Is consensus necessary for effective environmental treaties?
All environmental issues have the possibility for both violence and peaceful resolution. Peaceful resolution is usually found through treaties. It is generally believed that treaties will be more effective when parties reach a high degree of consensus. However, it is not clear whether consensus is necessary for effective environmental treaties. This article presents variables on problem and solution representation that affect consensus as understood in political science, psychology, and cross-cultural communication. This article suggests the conditions under which consensus can lead to effective treaties. A typology is created, and several case studies are presented. The analysis indicates that there is a relationship between consensus and effectiveness. Treaty-making bodies that achieve a higfor level of consensus do tend to draft more effective treaties. However, evidence suggest that it may not be as important for the parties to agree as to understand each other's concerns on a given issue.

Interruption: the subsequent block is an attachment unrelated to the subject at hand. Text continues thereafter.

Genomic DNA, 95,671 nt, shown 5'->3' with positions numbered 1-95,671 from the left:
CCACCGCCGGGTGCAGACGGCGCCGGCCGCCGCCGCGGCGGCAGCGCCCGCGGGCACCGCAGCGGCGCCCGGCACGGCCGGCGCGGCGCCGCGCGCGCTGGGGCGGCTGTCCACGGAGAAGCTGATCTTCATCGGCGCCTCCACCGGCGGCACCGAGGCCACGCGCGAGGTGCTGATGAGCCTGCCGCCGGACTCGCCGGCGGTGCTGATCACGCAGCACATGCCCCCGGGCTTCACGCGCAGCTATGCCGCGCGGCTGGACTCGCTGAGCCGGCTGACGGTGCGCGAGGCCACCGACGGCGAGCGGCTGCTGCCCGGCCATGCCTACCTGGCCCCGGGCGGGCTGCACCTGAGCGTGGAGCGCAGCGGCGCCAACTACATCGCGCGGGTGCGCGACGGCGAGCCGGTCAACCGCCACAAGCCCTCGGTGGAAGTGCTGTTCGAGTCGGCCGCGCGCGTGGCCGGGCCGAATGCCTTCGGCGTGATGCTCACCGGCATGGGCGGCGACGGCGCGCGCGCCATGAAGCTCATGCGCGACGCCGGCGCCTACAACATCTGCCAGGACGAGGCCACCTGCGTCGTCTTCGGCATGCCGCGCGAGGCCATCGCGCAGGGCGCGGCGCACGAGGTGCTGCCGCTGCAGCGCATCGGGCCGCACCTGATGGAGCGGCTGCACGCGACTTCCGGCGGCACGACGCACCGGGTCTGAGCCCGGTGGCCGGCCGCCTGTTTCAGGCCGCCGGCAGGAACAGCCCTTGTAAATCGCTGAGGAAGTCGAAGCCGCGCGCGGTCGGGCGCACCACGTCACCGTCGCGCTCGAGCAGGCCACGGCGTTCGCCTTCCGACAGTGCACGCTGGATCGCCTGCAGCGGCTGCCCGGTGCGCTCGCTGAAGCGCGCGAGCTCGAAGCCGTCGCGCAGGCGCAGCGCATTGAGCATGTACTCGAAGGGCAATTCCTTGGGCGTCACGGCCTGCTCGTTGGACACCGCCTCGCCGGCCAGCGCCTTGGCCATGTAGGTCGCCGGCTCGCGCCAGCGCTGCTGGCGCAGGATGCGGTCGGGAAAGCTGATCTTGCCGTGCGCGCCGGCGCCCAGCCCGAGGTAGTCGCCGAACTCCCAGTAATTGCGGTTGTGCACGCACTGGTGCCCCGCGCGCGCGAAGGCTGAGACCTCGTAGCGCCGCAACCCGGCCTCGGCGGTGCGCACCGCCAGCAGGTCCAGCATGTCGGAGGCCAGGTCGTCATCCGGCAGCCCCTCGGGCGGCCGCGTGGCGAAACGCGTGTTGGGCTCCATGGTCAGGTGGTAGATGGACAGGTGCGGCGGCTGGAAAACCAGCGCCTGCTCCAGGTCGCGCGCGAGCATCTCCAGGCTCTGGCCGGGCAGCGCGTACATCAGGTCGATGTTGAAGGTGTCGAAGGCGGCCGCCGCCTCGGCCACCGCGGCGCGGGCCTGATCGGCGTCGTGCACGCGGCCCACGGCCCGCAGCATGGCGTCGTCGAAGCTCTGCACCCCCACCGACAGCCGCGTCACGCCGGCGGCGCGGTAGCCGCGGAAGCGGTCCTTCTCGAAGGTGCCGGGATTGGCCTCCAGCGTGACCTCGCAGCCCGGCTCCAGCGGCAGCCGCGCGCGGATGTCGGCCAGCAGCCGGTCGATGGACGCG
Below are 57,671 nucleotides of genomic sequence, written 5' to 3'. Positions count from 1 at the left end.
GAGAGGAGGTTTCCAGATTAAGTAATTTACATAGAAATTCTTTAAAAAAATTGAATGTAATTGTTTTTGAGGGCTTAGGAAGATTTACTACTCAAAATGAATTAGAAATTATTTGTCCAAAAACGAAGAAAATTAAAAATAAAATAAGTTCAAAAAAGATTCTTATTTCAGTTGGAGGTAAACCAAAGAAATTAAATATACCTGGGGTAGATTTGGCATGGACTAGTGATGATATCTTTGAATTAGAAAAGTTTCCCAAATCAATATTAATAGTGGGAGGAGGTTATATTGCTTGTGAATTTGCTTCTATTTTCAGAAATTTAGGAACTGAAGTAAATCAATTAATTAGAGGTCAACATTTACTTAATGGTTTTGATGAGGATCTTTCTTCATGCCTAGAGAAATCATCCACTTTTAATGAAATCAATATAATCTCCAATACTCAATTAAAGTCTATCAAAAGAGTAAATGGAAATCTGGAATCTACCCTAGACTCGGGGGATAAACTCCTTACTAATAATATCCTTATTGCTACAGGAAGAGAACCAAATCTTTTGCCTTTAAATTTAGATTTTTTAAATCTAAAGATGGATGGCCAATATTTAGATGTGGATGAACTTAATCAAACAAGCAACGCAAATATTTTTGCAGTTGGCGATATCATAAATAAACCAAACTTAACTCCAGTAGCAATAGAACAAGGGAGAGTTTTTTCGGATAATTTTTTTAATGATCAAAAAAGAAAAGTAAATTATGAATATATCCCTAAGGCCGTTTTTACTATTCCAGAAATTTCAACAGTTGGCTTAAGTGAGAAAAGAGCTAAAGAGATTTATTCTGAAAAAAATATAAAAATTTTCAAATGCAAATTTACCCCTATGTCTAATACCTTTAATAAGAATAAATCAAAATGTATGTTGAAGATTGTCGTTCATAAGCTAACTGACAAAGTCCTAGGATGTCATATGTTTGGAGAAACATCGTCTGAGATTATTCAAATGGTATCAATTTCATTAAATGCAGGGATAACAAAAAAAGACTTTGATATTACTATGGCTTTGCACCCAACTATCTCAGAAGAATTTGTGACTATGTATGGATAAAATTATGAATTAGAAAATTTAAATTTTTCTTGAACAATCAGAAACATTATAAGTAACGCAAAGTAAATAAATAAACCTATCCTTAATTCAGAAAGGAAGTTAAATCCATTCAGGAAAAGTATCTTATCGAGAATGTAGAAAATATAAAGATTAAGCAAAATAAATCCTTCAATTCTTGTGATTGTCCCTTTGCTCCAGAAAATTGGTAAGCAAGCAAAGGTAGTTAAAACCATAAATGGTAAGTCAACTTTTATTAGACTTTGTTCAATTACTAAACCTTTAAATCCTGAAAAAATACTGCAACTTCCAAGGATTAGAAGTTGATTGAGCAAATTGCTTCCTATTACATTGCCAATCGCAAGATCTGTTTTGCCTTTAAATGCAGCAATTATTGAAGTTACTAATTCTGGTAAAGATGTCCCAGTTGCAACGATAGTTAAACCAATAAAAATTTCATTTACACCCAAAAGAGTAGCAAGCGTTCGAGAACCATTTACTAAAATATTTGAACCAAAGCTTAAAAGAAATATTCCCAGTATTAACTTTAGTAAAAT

Scapple, Karrin. "Is Consensus Necessary for Effective Environmental Treaties?." The Journal of Environment & Development 7, no. 4 (1998): 364-386.
Journal of Environment and Development